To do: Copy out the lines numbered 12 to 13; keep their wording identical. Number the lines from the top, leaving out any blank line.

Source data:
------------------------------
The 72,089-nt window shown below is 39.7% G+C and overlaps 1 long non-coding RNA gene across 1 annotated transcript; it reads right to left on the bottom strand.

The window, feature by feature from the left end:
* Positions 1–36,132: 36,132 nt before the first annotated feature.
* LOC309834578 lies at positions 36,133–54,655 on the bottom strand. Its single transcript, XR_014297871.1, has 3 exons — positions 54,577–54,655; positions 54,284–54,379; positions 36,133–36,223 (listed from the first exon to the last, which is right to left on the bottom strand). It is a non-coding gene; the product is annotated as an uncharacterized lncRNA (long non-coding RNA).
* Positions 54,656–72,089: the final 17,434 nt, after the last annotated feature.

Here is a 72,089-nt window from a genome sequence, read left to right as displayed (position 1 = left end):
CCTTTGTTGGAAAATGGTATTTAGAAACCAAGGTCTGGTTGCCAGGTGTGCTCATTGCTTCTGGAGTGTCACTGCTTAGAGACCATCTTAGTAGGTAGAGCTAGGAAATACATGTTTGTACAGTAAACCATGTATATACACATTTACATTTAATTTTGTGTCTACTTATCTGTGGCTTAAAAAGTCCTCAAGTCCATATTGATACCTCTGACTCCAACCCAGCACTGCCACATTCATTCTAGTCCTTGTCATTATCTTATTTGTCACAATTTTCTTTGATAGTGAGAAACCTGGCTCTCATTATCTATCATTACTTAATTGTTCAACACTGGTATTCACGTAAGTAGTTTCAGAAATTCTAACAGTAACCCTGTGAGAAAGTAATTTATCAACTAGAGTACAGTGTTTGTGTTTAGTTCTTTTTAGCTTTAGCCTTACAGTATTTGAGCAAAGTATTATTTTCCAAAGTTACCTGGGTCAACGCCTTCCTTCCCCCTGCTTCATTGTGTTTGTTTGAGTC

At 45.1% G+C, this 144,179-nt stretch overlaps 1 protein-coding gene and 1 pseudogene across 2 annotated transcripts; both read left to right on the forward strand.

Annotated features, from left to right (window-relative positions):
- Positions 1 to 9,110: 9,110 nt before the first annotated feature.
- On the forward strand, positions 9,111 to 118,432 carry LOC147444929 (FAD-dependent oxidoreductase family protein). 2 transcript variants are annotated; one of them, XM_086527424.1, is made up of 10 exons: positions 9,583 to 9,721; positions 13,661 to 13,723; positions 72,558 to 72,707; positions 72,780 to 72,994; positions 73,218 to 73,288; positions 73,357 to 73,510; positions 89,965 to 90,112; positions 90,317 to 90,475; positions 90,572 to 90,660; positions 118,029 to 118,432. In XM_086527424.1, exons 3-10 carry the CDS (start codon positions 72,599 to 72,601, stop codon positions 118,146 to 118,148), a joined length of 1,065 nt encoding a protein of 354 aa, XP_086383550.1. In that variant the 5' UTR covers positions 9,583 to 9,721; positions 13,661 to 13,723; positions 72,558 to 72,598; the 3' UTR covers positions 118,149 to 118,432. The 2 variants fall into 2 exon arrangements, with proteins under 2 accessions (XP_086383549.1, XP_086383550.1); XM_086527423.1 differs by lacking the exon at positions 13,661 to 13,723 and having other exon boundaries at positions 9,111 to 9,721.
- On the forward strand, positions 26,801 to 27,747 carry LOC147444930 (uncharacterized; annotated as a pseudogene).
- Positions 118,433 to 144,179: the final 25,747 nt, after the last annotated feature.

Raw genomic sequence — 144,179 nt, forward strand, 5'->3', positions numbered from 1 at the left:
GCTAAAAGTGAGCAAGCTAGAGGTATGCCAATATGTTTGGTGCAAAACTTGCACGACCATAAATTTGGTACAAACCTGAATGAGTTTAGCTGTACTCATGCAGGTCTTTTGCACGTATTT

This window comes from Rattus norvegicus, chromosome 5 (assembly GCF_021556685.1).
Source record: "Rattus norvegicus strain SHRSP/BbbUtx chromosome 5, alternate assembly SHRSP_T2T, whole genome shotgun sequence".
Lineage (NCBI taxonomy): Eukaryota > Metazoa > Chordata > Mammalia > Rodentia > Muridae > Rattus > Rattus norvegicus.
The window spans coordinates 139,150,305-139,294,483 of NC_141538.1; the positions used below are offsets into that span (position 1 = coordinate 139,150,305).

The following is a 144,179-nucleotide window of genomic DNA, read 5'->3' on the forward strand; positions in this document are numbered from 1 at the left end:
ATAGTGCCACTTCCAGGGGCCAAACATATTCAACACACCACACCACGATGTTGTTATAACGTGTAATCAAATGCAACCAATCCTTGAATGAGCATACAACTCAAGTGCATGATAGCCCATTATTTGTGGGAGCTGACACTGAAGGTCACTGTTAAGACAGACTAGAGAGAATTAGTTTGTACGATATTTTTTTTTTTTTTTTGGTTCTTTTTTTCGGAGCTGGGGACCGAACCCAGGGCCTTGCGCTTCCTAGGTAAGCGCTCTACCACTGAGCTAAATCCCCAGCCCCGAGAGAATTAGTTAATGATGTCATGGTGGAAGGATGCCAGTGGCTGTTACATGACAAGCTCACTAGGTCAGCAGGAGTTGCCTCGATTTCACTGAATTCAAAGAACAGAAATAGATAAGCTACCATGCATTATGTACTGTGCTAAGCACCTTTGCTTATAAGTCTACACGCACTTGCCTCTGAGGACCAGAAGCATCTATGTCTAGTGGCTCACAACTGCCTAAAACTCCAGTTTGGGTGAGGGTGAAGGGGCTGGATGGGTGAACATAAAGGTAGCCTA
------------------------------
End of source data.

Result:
- On the forward strand, positions 26,801 to 27,747 carry LOC147444930 (uncharacterized; annotated as a pseudogene).
- Positions 118,433 to 144,179: the final 25,747 nt, after the last annotated feature.